Shoulder injuries are one of the most common in athletics and the work place, but everyone is susceptible. Most people will have some type of shoulder pain at least once during their life time. I was around 13 years old the first time I hurt my shoulder while shoveling dirt and rocks for my uncle. Looking back I am pretty sure I tore my rotator cuff. It hurt to try and raise my hand above my head. Since then I’ve tweaked my shoulders a number of times during various activities including lifting weights. Now that I’m older (43), but in the best shape of my life, I take extra care with my body and especially my shoulders. This article is not to about diagnosing shoulder injuries, that is up to a qualified doctor. If you have sharp pain in one of your shoulders I always recommend seeing your doctor or chiropractor immediately.
The shoulder joint is a complex ‘ball and socket’ joint. It has amazing range of motion, but is also very unstable. The rotator cuff is the group of muscles and tendons surrounding the shoulder joint that help keep it securely in place. Rotator cuff tears are one of the most common causes of shoulder pain in adults. Athletes who throw objects, such as baseball or tennis players, have a high rate of injury as well as occupations that have the person repeatedly lifting their arms overhead. Other causes of shoulder pain may include osteoarthritis, tendinitis, impingement, or a fracture.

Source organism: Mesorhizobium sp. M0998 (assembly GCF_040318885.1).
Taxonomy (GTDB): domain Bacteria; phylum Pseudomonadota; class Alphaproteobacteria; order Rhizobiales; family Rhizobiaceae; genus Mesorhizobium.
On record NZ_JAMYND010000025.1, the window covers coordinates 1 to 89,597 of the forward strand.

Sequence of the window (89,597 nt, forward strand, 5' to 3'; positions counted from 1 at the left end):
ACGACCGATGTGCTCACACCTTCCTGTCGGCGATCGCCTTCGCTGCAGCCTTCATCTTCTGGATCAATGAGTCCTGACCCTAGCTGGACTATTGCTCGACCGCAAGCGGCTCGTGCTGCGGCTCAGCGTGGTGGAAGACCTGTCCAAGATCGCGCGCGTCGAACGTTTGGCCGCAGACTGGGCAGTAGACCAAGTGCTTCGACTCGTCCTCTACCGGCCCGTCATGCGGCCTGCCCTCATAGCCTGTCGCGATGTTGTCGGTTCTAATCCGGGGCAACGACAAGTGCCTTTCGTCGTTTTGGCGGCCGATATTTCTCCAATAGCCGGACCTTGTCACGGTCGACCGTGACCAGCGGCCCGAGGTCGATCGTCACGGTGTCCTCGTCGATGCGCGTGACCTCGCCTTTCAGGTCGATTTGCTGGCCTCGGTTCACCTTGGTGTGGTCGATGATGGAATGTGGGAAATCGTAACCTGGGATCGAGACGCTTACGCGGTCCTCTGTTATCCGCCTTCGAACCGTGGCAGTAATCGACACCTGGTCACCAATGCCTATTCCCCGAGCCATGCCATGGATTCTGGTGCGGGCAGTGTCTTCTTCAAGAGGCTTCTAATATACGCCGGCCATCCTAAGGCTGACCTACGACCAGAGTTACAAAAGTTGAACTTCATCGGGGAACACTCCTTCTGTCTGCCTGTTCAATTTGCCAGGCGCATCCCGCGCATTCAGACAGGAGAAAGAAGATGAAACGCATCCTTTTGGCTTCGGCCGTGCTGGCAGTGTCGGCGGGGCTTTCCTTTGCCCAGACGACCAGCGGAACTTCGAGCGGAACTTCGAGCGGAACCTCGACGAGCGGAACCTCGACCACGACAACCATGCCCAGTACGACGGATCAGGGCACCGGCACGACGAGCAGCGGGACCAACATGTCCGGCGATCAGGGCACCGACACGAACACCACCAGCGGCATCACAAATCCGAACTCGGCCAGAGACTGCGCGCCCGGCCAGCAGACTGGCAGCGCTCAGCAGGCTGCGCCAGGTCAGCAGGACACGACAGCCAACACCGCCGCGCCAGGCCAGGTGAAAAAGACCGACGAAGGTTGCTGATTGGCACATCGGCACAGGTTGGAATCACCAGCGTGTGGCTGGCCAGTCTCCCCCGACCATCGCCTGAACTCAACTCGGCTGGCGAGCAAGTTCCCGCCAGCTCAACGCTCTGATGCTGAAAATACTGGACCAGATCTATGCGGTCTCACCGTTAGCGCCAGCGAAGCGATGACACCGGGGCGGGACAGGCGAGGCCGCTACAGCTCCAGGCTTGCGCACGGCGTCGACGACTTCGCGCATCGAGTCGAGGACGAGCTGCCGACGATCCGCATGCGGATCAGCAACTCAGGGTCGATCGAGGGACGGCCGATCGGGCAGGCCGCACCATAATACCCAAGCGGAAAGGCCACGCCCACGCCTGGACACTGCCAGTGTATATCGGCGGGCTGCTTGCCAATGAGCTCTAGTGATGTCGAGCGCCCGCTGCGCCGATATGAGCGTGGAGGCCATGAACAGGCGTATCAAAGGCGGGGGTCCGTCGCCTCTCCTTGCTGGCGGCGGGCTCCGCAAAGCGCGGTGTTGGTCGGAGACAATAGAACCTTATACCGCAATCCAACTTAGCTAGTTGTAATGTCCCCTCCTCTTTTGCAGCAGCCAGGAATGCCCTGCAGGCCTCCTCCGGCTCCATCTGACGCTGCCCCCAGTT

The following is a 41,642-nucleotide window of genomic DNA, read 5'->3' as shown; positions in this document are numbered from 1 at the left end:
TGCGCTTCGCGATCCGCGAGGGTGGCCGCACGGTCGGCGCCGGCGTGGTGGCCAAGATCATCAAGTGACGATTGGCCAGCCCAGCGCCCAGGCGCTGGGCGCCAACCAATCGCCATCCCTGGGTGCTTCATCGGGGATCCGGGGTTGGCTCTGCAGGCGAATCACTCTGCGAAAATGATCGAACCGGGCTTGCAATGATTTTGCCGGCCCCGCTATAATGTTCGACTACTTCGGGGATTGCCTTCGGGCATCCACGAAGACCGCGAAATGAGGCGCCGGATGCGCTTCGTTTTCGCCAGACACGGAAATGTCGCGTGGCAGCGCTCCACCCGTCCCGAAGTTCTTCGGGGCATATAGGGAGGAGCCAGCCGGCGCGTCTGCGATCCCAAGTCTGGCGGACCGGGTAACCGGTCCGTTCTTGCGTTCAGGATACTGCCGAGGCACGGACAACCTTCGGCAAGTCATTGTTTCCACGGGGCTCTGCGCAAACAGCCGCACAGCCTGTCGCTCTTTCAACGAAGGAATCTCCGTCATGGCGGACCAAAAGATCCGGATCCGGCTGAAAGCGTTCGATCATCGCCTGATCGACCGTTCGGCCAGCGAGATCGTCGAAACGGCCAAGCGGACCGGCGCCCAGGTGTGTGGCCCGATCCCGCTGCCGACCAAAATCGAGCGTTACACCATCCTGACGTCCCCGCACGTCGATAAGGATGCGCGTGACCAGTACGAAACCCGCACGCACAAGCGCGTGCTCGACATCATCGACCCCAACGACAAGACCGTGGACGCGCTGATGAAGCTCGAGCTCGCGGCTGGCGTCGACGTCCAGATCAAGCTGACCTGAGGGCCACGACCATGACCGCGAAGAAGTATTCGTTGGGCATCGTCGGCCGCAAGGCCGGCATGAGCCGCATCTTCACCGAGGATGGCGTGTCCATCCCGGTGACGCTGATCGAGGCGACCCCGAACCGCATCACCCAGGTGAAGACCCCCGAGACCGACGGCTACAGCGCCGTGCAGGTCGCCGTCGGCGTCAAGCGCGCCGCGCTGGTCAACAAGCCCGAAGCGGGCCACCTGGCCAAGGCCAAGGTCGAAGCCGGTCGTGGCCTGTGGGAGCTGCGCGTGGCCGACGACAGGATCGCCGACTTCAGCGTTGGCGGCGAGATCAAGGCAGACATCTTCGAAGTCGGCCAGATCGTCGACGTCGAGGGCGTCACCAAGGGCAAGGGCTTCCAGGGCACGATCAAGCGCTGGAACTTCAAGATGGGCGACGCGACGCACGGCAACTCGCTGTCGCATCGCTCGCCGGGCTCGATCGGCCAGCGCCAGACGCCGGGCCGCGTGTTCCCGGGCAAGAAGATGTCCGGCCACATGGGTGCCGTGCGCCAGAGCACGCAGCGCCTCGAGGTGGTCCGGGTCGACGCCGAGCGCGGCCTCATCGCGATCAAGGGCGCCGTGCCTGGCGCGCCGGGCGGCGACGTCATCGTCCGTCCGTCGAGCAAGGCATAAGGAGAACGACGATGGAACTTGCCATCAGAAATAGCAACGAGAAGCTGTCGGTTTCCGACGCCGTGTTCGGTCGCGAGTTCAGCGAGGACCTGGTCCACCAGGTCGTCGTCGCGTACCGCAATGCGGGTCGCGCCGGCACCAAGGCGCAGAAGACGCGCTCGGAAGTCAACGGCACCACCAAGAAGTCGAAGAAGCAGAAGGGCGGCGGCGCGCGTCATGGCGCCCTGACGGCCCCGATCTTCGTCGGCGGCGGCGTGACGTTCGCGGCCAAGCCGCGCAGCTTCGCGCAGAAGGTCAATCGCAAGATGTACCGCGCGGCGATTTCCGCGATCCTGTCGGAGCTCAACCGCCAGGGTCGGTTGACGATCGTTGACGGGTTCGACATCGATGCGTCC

I practice below regularly to keep my shoulders healthy and pain free:
• Strengthen the shoulders by following a sensible resistance training program. You can use bodyweight, resistance bands, or free weights. Stick to the basics such as overhead shoulder presses, side lateral raises, front raises, and bent over laterals. Work to address all three heads of the deltoid including the front (anterior), side (lateral), and rear (posterior). Pick at least three exercises, do 3-4 sets per exercise, and 8-12 reps each set.
• Use strict form when performing exercises. While strengthening the shoulders can help prevent injury it can also be the cause of injury if done incorrectly. When pressing overhead start by keeping your arms at 90 degrees and press straight upward. Don’t let weight just sit on your joints by completely locking out your arms. When doing side lateral raises don’t raise your shoulders, but instead think of lifting your elbows outwards while keeping your traps down. If you are not entirely sure if your form is correct seek guidance from a certified trainer or a creditable source. I don’t recommend learning form by watching random people at the gym. I see incorrect and dangerous form at the gym on a daily basis.
• Perform warm up sets before attempting to lift heavier weight. When I intend to do three ‘working’ sets I don’t count my warm ups. I have no problem doing as many warm up sets as it takes before lifting heavy. I always start with a light weight and do 15-20 reps to get the muscles warm, but also to help lubricate the joint itself. Before doing shoulder presses I always do at least two warm up sets and sometimes more if needed.